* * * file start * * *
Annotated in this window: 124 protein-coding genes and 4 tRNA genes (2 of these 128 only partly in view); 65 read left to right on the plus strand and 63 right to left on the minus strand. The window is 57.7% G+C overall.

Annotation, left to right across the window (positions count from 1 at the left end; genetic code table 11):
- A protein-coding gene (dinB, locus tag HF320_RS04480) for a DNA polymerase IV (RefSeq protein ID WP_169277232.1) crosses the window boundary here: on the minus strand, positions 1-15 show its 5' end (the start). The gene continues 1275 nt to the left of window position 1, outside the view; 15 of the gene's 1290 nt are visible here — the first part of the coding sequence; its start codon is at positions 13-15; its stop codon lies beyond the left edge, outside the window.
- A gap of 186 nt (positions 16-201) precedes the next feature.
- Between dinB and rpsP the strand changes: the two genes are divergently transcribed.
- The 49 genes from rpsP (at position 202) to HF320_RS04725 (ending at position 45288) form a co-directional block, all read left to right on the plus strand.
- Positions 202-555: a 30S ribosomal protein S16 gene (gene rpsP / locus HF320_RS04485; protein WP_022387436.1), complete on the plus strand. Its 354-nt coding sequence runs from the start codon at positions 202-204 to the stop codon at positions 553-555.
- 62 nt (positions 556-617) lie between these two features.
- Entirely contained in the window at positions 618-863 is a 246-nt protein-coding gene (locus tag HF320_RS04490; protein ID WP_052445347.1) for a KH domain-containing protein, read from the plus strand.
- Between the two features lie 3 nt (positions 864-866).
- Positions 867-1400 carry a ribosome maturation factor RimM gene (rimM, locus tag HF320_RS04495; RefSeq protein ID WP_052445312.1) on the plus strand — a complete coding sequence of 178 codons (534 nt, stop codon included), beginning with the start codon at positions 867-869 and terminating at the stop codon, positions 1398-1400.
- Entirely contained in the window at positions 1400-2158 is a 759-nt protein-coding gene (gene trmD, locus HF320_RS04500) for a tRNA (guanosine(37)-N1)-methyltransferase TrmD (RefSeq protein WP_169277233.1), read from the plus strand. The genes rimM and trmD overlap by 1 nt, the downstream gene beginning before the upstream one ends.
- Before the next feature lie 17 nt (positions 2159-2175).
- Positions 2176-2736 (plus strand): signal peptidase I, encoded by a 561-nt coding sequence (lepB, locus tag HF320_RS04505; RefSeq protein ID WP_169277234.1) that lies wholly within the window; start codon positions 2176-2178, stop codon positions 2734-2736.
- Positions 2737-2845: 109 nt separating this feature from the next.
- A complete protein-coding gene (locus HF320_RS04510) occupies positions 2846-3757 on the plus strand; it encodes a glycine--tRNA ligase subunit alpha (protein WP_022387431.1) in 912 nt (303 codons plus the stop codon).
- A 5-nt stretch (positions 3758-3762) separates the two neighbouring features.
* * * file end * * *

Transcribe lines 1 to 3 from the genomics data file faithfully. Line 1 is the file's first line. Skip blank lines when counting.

Annotated in this window: 124 protein-coding genes and 4 tRNA genes (2 of these 128 only partly in view); 65 read left to right on the plus strand and 63 right to left on the minus strand. The window is 57.7% G+C overall.

Annotation, left to right across the window (positions count from 1 at the left end; genetic code table 11):
- A protein-coding gene (dinB, locus tag HF320_RS04480) for a DNA polymerase IV (RefSeq protein ID WP_169277232.1) crosses the window boundary here: on the minus strand, positions 1-15 show its 5' end (the start). The gene continues 1275 nt to the left of window position 1, outside the view; 15 of the gene's 1290 nt are visible here — the first part of the coding sequence; its start codon is at positions 13-15; its stop codon lies beyond the left edge, outside the window.